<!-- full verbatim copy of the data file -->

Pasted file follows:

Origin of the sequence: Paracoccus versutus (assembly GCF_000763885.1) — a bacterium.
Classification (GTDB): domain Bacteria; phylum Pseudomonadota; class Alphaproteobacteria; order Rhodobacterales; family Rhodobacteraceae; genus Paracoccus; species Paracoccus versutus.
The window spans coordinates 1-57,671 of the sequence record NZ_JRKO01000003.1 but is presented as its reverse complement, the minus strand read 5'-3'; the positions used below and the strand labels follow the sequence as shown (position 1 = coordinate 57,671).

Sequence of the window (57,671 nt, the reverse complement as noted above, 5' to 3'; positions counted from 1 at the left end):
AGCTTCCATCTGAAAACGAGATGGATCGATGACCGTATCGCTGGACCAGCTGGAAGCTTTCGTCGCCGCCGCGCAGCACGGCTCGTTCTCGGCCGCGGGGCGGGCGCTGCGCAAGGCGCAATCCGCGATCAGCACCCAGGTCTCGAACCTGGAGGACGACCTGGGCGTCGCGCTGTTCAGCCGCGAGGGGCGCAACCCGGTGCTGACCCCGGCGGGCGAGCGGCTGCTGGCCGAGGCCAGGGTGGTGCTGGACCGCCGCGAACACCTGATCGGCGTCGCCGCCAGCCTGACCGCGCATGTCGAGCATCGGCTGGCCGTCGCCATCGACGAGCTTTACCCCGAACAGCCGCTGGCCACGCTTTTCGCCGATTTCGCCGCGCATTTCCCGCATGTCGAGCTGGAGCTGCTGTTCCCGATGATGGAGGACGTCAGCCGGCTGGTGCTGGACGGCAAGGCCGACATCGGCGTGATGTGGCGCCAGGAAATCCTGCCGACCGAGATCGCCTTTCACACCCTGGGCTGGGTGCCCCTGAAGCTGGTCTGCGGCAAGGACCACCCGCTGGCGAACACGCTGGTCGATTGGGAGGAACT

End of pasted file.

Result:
Origin of the sequence: Paracoccus versutus (assembly GCF_000763885.1) — a bacterium.
Classification (GTDB): domain Bacteria; phylum Pseudomonadota; class Alphaproteobacteria; order Rhodobacterales; family Rhodobacteraceae; genus Paracoccus; species Paracoccus versutus.
The window spans coordinates 1-57,671 of the sequence record NZ_JRKO01000003.1 but is presented as its reverse complement, the minus strand read 5'-3'; the positions used below and the strand labels follow the sequence as shown (position 1 = coordinate 57,671).

Sequence of the window (57,671 nt, the reverse complement as noted above, 5' to 3'; positions counted from 1 at the left end):
AGCTTCCATCTGAAAACGAGATGGATCGATGACCGTATCGCTGGACCAGCTGGAAGCTTTCGTCGCCGCCGCGCAGCACGGCTCGTTCTCGGCCGCGGGGCGGGCGCTGCGCAAGGCGCAATCCGCGATCAGCACCCAGGTCTCGAACCTGGAGGACGACCTGGGCGTCGCGCTGTTCAGCCGCGAGGGGCGCAACCCGGTGCTGACCCCGGCGGGCGAGCGGCTGCTGGCCGAGGCCAGGGTGGTGCTGGACCGCCGCGAACACCTGATCGGCGTCGCCGCCAGCCTGACCGCGCATGTCGAGCATCGGCTGGCCGTCGCCATCGACGAGCTTTACCCCGAACAGCCGCTGGCCACGCTTTTCGCCGATTTCGCCGCGCATTTCCCGCATGTCGAGCTGGAGCTGCTGTTCCCGATGATGGAGGACGTCAGCCGGCTGGTGCTGGACGGCAAGGCCGACATCGGCGTGATGTGGCGCCAGGAAATCCTGCCGACCGAGATCGCCTTTCACACCCTGGGCTGGGTGCCCCTGAAGCTGGTCTGCGGCAAGGACCACCCGCTGGCGAACACGCTGGTCGATTGGGAGGAACT